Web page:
Matías Suazo, a Ph.D. student at Uppsala University’s Department of Physics and Astronomy, is searching for a very specific signal in the night sky. Suazo is part of a growing number of scientists who believe we might be able to observe telltale traces of space megastructures, called Dyon spheres, built by intelligent alien life.
In an interview with Inverse, Suazo said that, in theory, it is “complicated, but not impossible” to find a Dyson sphere in the Milky Way. The Ph.D. student and a team of astronomers released a new paper in the summer exploring the possibility of finding one of the massive machines in our home galaxy. Such a discovery would finally provide evidence that there is intelligent life elsewhere in the universe.
Searching for Dyson spheres in our galaxy
Dyson spheres are hypothetical megastructures built around stars to harness their energy. In a paper published in 1960, Freeman Dyson proposed that the search for extraterrestrial intelligence (SETI) programs should “search for sources of infrared radiation” as these could be a sign of Dyson spheres and, by extension, intelligent alien life. Just last month, a team of Leiden University astronomers announced that, in their search for alien Dyson spheres, they had singled out two distant galaxies whose infrared signatures merited further investigation.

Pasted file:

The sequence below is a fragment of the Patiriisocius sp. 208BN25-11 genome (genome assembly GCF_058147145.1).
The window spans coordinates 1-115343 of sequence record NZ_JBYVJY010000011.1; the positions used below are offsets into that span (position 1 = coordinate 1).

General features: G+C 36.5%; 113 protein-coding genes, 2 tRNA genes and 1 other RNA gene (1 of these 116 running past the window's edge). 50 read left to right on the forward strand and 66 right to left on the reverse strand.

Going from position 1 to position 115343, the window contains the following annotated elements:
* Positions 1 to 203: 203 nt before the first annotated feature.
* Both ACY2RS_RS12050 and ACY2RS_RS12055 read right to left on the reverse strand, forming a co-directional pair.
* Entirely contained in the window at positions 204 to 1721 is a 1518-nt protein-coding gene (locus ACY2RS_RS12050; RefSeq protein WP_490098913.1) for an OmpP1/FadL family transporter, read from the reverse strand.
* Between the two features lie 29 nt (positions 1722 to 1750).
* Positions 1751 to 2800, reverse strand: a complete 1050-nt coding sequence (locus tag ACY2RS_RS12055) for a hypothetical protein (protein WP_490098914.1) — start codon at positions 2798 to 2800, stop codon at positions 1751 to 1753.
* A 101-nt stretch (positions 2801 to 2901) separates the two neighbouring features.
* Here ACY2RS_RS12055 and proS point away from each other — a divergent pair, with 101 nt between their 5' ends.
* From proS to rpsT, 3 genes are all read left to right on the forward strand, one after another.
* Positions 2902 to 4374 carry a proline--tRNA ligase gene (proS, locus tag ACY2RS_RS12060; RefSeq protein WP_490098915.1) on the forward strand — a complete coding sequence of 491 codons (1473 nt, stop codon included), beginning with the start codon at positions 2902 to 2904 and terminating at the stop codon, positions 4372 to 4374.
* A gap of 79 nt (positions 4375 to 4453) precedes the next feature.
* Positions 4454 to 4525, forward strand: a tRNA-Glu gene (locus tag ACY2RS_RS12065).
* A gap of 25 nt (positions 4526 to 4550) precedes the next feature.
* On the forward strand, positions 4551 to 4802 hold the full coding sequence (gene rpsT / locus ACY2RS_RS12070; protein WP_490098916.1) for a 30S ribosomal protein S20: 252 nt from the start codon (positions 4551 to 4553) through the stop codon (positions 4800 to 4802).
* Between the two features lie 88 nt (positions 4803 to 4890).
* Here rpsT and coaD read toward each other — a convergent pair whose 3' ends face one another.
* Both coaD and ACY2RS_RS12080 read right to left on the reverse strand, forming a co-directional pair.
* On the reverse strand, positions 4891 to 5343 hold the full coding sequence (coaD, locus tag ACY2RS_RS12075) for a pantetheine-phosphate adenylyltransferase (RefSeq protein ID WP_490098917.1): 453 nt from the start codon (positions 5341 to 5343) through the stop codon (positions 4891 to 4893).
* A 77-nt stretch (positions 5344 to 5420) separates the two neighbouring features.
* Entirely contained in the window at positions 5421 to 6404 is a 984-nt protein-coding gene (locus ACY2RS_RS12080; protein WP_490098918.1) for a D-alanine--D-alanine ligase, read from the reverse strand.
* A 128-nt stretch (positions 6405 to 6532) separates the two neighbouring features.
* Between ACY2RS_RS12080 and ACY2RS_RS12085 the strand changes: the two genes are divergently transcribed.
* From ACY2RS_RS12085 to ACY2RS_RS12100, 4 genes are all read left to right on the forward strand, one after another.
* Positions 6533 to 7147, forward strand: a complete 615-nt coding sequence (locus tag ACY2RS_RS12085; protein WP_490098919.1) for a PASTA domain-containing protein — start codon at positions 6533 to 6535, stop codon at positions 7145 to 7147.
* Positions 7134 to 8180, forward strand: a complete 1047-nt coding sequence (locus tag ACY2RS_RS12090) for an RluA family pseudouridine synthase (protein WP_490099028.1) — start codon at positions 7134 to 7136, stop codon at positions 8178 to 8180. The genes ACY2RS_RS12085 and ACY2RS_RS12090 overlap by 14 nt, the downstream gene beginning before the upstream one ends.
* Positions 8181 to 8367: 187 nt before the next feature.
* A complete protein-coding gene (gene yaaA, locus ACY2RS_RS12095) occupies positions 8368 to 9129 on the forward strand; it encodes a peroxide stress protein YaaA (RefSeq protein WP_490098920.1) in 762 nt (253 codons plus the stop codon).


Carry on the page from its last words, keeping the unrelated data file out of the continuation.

In their study, Suazo and his team used data gathered by Gaia, a European Space Agency telescope that was launched into space in 2013, and NASA’s WISE, a wide-field infrared space telescope. They believe Dyson spheres could take the form of solar panels held in place around stars without being destroyed by their gravitational pull. Such a structure would, in theory, emit radiation in the mid-infrared wavelength at temperatures between 100 to 600 Kelvin. It would also observably glow. The team of astronomers highlighted five stars within our galaxy that could potentially be linked up to an alien-built Dyson sphere due to their infrared signatures.
Harnessing the power of a star
Not only would the discovery of Dyson spheres in our galaxy, or beyond, completely shift our perception of our place in the universe, it could also help us to develop the technology for ourselves — something that Suazo says we might be able to achieve in the next 100 to 200 years. In a recent paper, transhumanist Alexey Turchin suggested that Dyson spheres could give us the power to download our consciousness into a supercomputer in order to live life anew in a like-for-like digital simulation.
Of course, as massive as these hypothetical Dyson spheres might be, finding one is still comparable to finding a needle in the proverbial haystack — the Milky Way alone is home to somewhere between 100 and 400 billion stars. Still, Suazo and his team will continue to use state-of-the-art equipment to search the skies for signs of these so far elusive alien superstructures. Next, they will analyze follow-up observations of their five pinpointed galaxies taken by the Nordic Optical Telescope located in the Canary Islands.